To accomplish the task, 4-H youth used GPS receivers to mark locations around the refuge where they located Fennel or Rumex. In cases where the invasives had grown over a larger area, the 4-Hers added some dimension comments to the waypoint, taken from the center of the growth. Using DNR Garmin, they loaded the data onto the computer, cleaned it, and brought it into ArcGIS. The resulting map shows identified Fennel and Rumex locations across the refuge.
Learn more about GIS in 4-H efforts and the ESRI 4-H Grants Program.
ArcGIS Explorer Online is available for testing, on both Windows and Macintosh, as I described last week. But ArcGIS.com also allows users to make, save, and access maps in an even simpler way, through its built-in viewer. For my 50th column in this series, I want to emphasize the “fun” part.
From the front door of ArcGIS.com, I chose “Make a Map”. I switched to a different basemap, then chose to “Add” and, keeping the search location at “ArcGIS Online,” simply typed in “weather.” From a bunch of options, I chose “RIDGE Precipitation Radar.” Cool!
I wanted to try sending a link to this, so I hit the “Link” button above the map. A screen popped up indicating I needed to save the map before I could email it. Makes sense. So I clicked “Save”, then I was popped over to the “Member Sign In”. Ah, that makes sense, too … it’s going to save my maps under my “ESRI Global ID” (a free ID that works for all kinds of resources on the ESRI site). I signed in, saved the file, made sure to choose to share it with everyone, and then returned to link to it.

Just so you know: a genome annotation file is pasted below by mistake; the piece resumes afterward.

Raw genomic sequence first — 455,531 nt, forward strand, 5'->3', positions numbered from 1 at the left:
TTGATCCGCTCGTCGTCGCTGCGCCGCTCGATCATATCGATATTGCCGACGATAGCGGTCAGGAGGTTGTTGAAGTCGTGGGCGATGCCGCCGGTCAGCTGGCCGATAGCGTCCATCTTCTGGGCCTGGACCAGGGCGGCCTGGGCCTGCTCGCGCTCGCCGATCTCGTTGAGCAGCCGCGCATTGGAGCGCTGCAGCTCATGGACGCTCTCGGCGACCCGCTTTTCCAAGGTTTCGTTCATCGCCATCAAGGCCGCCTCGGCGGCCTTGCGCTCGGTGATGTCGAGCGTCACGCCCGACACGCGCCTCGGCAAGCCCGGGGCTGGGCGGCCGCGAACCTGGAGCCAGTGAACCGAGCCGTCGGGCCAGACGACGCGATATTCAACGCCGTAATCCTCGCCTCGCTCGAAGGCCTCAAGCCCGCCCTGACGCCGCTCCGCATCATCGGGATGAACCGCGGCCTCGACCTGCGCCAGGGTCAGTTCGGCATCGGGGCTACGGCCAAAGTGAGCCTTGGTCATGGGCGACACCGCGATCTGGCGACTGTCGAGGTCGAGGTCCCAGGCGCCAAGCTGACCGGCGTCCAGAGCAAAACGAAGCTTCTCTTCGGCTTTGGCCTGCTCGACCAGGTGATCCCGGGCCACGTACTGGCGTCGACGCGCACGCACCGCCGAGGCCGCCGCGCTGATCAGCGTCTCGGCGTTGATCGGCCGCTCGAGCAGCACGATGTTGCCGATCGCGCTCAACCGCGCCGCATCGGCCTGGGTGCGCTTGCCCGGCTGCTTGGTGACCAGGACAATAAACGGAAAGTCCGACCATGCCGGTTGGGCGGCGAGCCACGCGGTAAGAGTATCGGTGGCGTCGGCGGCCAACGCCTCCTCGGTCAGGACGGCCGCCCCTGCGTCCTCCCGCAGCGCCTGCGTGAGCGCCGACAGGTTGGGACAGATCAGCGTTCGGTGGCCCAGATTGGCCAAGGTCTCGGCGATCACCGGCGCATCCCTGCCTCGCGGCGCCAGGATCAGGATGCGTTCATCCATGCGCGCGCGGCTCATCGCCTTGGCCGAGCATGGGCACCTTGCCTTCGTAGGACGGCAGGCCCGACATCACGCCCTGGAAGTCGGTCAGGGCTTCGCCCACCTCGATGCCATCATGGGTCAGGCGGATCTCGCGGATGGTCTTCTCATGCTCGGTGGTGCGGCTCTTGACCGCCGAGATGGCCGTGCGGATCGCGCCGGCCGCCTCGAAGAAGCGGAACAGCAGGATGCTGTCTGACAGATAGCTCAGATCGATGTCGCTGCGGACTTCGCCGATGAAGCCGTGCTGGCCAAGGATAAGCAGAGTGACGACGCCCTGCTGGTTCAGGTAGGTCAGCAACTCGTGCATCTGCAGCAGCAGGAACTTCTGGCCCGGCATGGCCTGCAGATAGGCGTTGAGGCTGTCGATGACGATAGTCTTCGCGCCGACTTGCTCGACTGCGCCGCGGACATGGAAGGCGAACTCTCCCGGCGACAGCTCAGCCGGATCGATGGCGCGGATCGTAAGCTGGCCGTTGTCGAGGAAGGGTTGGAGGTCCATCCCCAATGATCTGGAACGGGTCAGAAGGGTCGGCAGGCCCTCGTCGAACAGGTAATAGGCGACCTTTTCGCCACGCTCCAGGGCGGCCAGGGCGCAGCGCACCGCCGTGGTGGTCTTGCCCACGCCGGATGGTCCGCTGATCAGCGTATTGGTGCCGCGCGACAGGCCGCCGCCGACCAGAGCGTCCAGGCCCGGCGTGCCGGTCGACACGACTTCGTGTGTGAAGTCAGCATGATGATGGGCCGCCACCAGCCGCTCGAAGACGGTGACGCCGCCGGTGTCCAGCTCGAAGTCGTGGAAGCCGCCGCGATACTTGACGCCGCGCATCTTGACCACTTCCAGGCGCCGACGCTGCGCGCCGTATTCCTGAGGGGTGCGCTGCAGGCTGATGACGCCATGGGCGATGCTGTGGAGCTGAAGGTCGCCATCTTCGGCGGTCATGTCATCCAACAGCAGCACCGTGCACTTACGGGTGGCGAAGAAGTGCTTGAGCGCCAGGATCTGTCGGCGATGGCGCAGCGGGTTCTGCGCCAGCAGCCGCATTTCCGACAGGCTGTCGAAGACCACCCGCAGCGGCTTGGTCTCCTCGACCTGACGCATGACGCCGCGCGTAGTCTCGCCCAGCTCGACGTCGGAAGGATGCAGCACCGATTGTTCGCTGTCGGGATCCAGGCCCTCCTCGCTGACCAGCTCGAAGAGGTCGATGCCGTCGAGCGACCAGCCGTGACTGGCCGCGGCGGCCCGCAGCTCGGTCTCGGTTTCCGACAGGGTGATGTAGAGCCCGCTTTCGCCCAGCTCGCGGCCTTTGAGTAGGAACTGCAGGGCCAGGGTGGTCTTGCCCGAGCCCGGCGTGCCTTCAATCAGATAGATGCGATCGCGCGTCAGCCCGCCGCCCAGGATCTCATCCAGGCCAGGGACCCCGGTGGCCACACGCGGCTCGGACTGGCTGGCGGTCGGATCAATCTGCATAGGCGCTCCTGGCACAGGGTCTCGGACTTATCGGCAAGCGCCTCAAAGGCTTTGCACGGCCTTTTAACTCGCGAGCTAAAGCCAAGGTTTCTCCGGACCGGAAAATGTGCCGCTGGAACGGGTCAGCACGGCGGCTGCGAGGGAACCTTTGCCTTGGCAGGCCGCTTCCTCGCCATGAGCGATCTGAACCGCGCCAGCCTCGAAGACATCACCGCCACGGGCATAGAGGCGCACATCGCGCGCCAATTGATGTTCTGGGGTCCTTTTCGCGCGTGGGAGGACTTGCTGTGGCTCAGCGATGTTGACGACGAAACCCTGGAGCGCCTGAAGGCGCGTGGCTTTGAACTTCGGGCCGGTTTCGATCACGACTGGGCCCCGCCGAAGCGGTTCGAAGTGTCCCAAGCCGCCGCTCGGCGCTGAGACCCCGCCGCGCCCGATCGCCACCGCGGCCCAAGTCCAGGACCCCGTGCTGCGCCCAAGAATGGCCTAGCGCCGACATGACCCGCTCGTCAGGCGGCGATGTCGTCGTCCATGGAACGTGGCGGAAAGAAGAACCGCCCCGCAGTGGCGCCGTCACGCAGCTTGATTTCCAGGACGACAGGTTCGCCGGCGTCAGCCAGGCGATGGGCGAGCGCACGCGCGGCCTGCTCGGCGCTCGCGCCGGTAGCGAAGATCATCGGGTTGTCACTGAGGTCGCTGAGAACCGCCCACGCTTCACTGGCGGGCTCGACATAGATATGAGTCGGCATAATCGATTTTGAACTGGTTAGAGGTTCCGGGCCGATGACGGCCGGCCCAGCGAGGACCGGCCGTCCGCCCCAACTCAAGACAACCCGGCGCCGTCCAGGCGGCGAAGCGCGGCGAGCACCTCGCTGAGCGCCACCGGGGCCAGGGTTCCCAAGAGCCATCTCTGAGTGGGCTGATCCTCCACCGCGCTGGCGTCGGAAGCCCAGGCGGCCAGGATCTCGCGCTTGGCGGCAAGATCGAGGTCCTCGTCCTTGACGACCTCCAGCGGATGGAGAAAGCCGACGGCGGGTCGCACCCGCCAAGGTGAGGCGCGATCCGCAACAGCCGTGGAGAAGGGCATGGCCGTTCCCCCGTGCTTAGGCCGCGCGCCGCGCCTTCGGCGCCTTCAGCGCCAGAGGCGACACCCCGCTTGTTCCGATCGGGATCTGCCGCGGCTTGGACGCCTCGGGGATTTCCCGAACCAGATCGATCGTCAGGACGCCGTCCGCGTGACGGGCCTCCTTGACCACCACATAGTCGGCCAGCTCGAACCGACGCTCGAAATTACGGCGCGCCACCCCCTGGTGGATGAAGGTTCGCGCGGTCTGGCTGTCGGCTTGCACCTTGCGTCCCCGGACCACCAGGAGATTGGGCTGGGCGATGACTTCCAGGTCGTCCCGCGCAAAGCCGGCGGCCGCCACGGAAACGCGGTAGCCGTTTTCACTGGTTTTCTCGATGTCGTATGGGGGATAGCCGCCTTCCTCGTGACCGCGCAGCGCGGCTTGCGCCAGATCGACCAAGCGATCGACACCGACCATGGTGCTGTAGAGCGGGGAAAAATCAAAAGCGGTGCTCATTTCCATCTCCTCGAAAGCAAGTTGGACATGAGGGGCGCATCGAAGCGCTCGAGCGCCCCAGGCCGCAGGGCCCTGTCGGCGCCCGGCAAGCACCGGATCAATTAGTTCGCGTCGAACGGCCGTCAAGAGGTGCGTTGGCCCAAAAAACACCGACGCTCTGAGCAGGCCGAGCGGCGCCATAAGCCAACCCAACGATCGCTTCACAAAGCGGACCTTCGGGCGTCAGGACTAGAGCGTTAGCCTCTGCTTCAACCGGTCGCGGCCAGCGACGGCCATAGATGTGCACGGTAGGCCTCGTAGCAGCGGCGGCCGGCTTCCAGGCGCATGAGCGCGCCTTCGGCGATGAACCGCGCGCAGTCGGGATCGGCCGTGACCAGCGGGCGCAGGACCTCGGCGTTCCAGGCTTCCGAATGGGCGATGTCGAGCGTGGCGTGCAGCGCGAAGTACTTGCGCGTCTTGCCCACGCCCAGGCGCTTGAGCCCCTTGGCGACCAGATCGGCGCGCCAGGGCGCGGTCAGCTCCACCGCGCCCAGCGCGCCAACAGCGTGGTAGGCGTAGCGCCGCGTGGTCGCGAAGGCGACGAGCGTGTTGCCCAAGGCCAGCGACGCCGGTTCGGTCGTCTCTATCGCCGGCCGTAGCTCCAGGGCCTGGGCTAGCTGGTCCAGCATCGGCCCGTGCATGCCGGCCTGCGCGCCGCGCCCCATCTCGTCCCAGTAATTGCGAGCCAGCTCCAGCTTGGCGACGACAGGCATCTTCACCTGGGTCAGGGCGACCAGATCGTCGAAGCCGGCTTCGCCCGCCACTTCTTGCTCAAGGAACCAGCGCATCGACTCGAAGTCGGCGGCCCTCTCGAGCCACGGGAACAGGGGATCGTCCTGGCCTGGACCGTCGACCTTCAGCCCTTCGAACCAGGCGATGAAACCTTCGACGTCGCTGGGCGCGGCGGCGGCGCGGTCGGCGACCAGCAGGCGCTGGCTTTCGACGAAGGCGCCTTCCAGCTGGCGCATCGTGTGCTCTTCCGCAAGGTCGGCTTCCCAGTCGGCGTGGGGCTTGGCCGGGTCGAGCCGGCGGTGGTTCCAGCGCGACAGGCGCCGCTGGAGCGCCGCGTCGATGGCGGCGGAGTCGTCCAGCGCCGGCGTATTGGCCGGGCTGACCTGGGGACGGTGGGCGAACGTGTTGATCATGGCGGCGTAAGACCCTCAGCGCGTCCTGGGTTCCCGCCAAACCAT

It presented a screen with a long URL. I simply copied that, pasted it into an email, and sent it to myself. Over on the Mac side, I opened my email and clicked the link.
It will be key for educators to remember that saved files must be specifically set as “share with everyone” in order to allow users to view without requiring a login.
There are going to be lots of ways for educators to use these capacities! Start planning now for the new year!
- Charlie Fitzpatrick, Co-Manager, ESRI Schools Program